Of your new doodles, I find the simple first UC/lc pair based directly on the Welsh V shape look best and also read as a kind of W/w while being clearly distinct from the modern forms.

  • Two major points come to my mind.
    1st, work out the lc shape first and lets then turn to the capital in a second step.
    2nd, a key question may be, on which glyphic model of the existing and conventional v- or w-glyphs the new form shall be based on.
    this was my initial take on this, a couple of months ago:


  • I like the Andron version above.
  • Try to make it less like conjoined letters.
  • Indeed, Andreas, a key question is which Carolingian v and w styles might be used; perhaps this is font dependent. Another, though, is which Middle-Welsh v style... you have one with a pointed base, but many are curved, like a reversed ð. 
  • Michael EversonMichael Everson Posts: 10
    edited October 20
    Here's a reason I woudn't go for John's idea above, about a single bowl. Karsten Luecke's lovely font Litteratra has just such a v and w in the Caroligian style. 
  • so, the double bowl is of the essence? – On which glyph model shall the angl. w be based? the triangular v/w? Or the rounded (u-like)? I am not entirely happy with the pointed-rounded-triangular hybrid solution (see my image above).
  • When I look at the variety of both Carolingian v's and w's alongside Middle-Welsh v's and Anglicana w's (even in the same MS), I think the best litmus test is whether the Anglicana w has the two bowls.
  • Michael EversonMichael Everson Posts: 10
    edited October 20
    Carolingian W can come from UU or VV, and VV can be schematized as VV and as \V.
    Anglicana W seems to derive from 66, as ((3, mutating sometimes to \\3. There's also the @-shaped ones which usually have two bowls. I don't think those would harmonize with Times/Baskerville/Andron/Brill and so on.
  • John HudsonJohn Hudson Posts: 1,228
    Here's a reason I woudn't go for John's idea above, about a single bowl. Karsten Luecke's lovely font Litteratra has just such a v and w in the Caroligian style.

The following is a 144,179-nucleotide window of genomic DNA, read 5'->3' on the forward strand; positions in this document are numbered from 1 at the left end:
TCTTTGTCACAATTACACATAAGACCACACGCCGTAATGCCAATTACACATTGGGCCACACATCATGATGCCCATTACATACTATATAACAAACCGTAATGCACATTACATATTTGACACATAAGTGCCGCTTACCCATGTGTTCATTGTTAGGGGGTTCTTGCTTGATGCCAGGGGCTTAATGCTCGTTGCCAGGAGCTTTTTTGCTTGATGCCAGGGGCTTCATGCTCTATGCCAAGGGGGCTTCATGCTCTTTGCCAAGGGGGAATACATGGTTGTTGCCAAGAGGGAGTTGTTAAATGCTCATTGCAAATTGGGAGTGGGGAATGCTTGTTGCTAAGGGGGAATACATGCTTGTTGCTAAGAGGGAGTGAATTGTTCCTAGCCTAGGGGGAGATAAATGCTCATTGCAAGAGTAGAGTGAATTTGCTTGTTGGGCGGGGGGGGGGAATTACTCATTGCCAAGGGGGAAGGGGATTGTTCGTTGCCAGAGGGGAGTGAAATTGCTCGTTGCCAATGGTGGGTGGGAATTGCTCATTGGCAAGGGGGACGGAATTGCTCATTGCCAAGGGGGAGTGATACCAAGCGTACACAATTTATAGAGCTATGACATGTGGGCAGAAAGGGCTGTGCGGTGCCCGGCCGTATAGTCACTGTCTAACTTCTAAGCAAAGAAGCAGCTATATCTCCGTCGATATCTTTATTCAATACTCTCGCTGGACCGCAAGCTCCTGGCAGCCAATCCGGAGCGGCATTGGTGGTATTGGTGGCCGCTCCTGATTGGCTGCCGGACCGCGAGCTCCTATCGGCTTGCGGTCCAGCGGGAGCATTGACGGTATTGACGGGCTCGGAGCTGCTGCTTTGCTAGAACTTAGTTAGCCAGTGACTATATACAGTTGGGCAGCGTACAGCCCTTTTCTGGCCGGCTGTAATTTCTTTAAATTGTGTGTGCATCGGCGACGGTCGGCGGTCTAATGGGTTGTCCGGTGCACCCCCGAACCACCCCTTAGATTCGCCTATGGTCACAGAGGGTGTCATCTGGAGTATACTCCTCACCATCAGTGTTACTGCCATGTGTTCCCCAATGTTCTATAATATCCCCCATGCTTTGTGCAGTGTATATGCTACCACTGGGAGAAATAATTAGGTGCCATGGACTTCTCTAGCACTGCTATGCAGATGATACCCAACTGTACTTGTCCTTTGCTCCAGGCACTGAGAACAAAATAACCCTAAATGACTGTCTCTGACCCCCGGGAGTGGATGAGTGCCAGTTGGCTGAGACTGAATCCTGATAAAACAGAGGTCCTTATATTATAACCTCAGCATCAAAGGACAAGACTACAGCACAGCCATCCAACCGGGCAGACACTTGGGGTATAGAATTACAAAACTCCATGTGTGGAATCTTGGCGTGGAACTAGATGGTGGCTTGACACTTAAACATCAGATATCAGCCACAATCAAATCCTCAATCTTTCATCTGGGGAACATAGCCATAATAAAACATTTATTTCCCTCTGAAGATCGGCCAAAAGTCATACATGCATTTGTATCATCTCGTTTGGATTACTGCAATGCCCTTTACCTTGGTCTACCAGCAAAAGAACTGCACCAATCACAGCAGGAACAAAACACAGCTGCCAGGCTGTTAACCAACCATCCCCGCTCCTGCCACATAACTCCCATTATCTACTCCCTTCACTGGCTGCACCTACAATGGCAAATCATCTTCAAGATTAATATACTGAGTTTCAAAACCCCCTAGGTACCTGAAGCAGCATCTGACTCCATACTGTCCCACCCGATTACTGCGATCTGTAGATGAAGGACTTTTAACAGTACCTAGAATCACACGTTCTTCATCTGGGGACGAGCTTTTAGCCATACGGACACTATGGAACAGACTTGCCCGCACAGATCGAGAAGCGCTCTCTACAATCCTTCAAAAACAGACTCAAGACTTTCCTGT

But it isn't difficult to see how an Anglicana W/w based on the Welsh V could be be sufficiently distinct from that style of modern w in Litteratra.

    I don't mind at all if the double-bowl version is the Unicode glyph chart form, but I do think the relationship with the Welsh V should be maintained in the left strokes ascending above the x-height. That actually seems more definitively characteristic of the letter than the number of bowls.

  • There are plenty of examples though where the backslashes \\3 or even verticals ||3 are x-height though. And there's the @-shaped ones (too oddball for Roman fonts, I admit). I was hoping to see more examples, sketches, musings from others here... 
  • John HudsonJohn Hudson Posts: 1,228
    There are plenty of examples though where the backslashes \\3 or even verticals ||3 are x-height though.
    That's fine, and people making specialist fonts that require research of such forms can make decisions based on that research rather than following the Unicode glyph chart. That's normal.

    For the Unicode chart, I would favour a form that captures frequent features of the character that a) easily distinguish it from other characters and b) make explicit presumed historical relationship to other characters (in this case the Welsh V).